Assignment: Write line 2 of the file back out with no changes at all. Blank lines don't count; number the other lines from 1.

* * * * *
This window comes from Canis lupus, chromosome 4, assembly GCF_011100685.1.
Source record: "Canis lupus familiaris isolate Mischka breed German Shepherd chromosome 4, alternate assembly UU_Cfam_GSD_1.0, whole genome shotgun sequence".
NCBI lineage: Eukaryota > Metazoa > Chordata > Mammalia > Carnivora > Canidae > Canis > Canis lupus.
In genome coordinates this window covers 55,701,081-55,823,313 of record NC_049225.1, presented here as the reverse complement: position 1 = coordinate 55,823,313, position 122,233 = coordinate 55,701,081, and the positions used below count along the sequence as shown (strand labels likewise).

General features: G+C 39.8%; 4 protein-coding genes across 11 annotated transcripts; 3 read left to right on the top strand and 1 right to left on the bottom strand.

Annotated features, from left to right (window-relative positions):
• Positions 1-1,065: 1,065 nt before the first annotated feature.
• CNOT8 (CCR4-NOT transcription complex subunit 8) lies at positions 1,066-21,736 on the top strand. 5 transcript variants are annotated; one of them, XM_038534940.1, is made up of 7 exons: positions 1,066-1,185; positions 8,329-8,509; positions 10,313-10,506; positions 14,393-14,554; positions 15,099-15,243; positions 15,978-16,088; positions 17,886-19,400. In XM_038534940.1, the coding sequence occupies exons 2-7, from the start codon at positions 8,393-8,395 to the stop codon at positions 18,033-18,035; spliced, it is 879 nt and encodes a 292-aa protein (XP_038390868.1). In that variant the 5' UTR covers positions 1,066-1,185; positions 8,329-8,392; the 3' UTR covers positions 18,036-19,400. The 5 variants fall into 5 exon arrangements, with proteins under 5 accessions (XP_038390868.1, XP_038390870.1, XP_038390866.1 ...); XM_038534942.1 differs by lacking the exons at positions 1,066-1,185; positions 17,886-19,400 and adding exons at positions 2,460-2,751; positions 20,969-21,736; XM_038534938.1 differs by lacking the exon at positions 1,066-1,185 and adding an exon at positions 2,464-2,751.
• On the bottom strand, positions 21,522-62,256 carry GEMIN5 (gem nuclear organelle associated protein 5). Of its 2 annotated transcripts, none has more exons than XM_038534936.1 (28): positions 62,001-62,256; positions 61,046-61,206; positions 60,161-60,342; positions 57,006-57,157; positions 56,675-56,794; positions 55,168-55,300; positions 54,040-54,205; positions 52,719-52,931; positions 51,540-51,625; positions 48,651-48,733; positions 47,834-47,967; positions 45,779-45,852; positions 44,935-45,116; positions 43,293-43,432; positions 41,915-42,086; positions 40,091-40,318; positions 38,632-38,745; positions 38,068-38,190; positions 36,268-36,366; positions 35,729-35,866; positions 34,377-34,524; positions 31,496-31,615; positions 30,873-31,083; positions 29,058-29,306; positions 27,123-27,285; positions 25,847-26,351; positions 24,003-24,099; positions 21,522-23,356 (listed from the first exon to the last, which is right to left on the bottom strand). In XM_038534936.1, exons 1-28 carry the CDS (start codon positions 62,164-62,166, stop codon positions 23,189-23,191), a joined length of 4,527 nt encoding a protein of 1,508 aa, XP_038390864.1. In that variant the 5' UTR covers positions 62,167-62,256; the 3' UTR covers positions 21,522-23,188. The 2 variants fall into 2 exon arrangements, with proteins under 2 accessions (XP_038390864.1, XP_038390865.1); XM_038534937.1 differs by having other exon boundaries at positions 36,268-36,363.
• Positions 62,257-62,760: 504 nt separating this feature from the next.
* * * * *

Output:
Source record: "Canis lupus familiaris isolate Mischka breed German Shepherd chromosome 4, alternate assembly UU_Cfam_GSD_1.0, whole genome shotgun sequence".